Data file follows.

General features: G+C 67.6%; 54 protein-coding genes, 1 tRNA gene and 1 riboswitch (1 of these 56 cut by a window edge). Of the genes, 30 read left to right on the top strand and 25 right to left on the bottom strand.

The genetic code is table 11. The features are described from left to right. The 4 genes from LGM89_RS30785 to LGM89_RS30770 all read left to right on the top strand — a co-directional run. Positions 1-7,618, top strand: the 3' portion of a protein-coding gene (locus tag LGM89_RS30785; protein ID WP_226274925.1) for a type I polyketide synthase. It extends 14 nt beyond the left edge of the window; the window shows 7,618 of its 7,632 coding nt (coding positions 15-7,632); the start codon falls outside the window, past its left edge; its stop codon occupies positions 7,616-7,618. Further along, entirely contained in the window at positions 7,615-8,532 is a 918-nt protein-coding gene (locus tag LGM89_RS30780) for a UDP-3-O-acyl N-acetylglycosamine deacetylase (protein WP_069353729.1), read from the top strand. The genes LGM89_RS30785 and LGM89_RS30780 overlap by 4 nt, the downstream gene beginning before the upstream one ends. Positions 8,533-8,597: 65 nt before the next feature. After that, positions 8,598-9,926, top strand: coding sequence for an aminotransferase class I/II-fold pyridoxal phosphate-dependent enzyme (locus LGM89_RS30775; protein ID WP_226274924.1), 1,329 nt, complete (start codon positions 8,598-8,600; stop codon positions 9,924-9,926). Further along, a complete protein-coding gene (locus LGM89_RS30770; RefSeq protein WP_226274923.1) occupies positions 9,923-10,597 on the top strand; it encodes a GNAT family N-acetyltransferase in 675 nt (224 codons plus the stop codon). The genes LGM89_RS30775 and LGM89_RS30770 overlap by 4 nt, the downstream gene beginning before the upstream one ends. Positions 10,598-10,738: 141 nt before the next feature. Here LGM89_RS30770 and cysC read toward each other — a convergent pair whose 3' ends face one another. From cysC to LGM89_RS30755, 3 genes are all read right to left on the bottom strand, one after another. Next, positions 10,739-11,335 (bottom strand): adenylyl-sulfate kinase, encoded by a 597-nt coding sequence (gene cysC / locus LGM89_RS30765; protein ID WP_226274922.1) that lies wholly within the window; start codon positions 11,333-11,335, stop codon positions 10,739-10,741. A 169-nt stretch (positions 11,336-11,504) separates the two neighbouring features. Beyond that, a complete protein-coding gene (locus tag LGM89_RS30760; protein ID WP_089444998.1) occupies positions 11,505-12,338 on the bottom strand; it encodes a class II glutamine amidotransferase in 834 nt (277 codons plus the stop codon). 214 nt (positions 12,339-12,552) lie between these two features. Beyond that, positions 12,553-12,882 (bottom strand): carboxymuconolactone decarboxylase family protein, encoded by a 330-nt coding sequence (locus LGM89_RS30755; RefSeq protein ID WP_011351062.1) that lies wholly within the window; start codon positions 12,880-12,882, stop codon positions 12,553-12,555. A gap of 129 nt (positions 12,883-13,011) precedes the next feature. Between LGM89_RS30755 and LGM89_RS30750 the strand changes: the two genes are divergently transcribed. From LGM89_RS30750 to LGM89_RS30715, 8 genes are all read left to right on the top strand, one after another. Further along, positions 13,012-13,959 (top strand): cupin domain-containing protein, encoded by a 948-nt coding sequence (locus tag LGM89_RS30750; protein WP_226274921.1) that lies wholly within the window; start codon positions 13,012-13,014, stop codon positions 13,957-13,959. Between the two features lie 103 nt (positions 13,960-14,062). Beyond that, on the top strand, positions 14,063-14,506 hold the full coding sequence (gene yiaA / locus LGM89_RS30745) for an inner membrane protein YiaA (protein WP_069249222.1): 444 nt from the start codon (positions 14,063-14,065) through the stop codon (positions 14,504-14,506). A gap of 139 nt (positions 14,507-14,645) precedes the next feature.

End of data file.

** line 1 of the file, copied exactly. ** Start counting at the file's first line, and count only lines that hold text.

General features: G+C 67.6%; 54 protein-coding genes, 1 tRNA gene and 1 riboswitch (1 of these 56 cut by a window edge). Of the genes, 30 read left to right on the top strand and 25 right to left on the bottom strand.